The Greatness of Reagan’s Modesty
The weekend that Ronald Reagan died was a fine occasion to reflect on the often forgotten and misunderstood virtue of modesty.
The word now is habitually linked with women’s clothing —– how short the skirt, how revealing the neckline — as some of us in the Seattle area were reminded this past Sunday by “Pure Fashion,” the first ever (as far as I know) “modest” fashion show. The show resulted from a truly wonderful letter written by a little girl, Ella Gunderson, to Nordstrom, the department store chain headquartered here:
“Dear Nordstrom, I am an 11-year-old girl who has tried shopping at your store for clothes (in particular jeans), but all of them ride way under my hips, and the next size up is too big and falls down.
“I see all these girls who walk around with pants that show their belly button and underwear. Your clerks suggest that there is only one look. If that is true, then girls are supposed to walk around half-naked. I think you should change that.”
The executive ranks of the store got excited about the idea and wrote back that they would immediately take action to augment their collection of modest clothing. Ella’s mother organized the fashion show, which packed in approximately 250 people at the Hyatt Regency in suburban Bellevue.
I mention this local story because it hints at the possible revival of a cultural shift that began in the late 1990s with Wendy Shalit’s book “A Return to Modesty: Discovering the Lost Virtue,” but also because it’s important to remember that modesty means something more than just covering up midriffs and tucking thongs back into your pants. It’s called the “forgotten virtue,” but actually what most often gets forgotten is that modesty in attire is only a subset, an application, of modesty as a more all-encompassing personality trait. In the latter sense, it may be in even shorter supply than in the former.
Which brings us back to Reagan, who passed away on Shabbat. In synagogues that day, the Torah portion of Beha’alotcha was being read (Numbers 8:1-12:16). It includes this famous description of Moses: “Now the man Moses was exceedingly humble, more than any person on the face of the earth” (12:3).
What does it mean to be humble, or modest? The question is tricky, as becomes clear when you consider that the author of verse 12:3 is none other than Moses. Evidently, being modest doesn’t mean denying the truth about yourself. Moses was humble and he admitted this without hesitation.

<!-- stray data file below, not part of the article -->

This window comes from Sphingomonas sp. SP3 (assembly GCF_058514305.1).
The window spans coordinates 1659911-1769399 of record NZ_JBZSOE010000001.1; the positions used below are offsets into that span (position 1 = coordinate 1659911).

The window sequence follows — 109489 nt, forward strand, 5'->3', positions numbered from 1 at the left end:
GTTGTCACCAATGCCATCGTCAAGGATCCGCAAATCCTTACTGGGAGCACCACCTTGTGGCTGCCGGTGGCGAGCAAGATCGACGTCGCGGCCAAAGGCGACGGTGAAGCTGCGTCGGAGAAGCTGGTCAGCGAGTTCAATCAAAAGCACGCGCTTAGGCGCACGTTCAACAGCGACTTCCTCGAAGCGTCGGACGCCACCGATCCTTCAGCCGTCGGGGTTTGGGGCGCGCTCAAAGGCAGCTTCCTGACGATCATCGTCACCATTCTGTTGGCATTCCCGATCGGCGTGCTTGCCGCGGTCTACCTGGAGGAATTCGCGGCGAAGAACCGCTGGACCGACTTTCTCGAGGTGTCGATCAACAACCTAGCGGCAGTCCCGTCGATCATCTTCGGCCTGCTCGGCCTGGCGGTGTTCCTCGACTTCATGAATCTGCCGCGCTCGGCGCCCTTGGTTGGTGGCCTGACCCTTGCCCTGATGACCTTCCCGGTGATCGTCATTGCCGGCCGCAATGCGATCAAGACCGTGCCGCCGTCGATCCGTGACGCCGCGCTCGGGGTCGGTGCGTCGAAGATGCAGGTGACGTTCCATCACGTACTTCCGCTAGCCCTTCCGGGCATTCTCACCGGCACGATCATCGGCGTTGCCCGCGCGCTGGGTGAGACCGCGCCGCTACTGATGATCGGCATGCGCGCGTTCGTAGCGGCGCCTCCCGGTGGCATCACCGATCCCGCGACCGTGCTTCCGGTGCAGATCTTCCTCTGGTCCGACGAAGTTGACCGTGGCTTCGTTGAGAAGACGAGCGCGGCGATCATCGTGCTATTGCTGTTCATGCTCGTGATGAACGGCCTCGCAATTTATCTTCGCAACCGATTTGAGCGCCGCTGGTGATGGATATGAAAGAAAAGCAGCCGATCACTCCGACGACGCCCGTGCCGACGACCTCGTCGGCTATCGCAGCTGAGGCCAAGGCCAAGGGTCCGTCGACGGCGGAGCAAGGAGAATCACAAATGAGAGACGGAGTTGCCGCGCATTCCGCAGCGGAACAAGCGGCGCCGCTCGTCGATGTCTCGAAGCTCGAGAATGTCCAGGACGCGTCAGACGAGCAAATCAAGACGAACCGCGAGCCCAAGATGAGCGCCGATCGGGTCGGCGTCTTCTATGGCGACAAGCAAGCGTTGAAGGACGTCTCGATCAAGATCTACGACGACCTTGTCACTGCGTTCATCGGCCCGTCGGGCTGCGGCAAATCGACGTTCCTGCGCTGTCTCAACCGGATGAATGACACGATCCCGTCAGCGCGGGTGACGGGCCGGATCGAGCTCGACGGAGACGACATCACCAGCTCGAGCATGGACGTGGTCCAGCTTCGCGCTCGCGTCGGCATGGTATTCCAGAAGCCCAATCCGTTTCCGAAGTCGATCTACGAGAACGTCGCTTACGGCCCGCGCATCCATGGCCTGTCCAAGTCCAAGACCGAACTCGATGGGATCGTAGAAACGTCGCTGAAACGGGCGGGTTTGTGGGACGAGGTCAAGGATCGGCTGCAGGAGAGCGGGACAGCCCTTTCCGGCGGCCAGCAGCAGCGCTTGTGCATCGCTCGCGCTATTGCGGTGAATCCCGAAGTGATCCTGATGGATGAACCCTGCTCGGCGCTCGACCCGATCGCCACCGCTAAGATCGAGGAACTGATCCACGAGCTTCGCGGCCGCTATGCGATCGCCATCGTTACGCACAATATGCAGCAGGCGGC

Often, people who refuse to accept praise do so not out of humility but out of pride: They enjoy displaying their “humility” before others. Whether the context is clothing or general demeanor, nothing exceeds the preening of a self-consciously modest person. One way of defining authentic modesty is seeing the role God has cut out for you in the world and executing it, as Moses did, simply, without making a fuss or drawing unneeded attention to yourself.
When I was a college freshman in 1984, one of the things that drew me to Reagan was his modesty, especially in contrast to the pure arrogance of his detractors. I had gone to high school in a Republican suburb of Los Angeles and really only knew one genuine leftwinger, a sunny, wise 10th-grade history teacher named Mr. Hall. Assuming he was atypical of lefties, I liked to think of myself as one — until I got to Brown University and met them in great numbers.
The preening leftwingery I saw there — the highlight of the year was a student protest demanding “suicide pills” in case Reagan started a nuclear war — was so disgusting, it turned me into a Republican. Liberal theatrics on our campus was all about the thrill of self-righteousness, of drawing attention to yourself.
Reagan, by contrast, employed theatrics to a purpose that clearly transcended him. He saw what he needed to do and, without self-congratulation, he did it. His main goal as president was to stand up to communism and to free Eastern Europe of Soviet rule, which he accomplished. In the manner of genuinely humble people, he was not touched or moved in any way by those who attacked him. His “aloofness” was really an expression of the man’s modesty. He was not interested in flattering or in being flattered. His mission was clear to him. Even some of Reagan’s enemies perceived this. Upon reading Reagan’s private diaries, the chief counsel to the Iran-contra committee, Arthur Liman, commented: “I’m amazed at the clarity of his executive thinking, his modesty and lack of emotion. Not at all what I expected.”
In liberating the peoples of the Soviet empire, he did what, in 1984, no one could reasonably have expected, and with a humility that the Jewish liberator, Moses, would have appreciated. When he wrote his 1994 letter announcing that he had been afflicted with Alzheimer’s, he concluded modestly as ever, earnestly thanking “the American people for giving me the great honor of allowing me to serve as your President.”
The honor was ours.
David Klinghoffer is the author of “The Discovery of God: Abraham and the Birth of Monotheism” (Doubleday).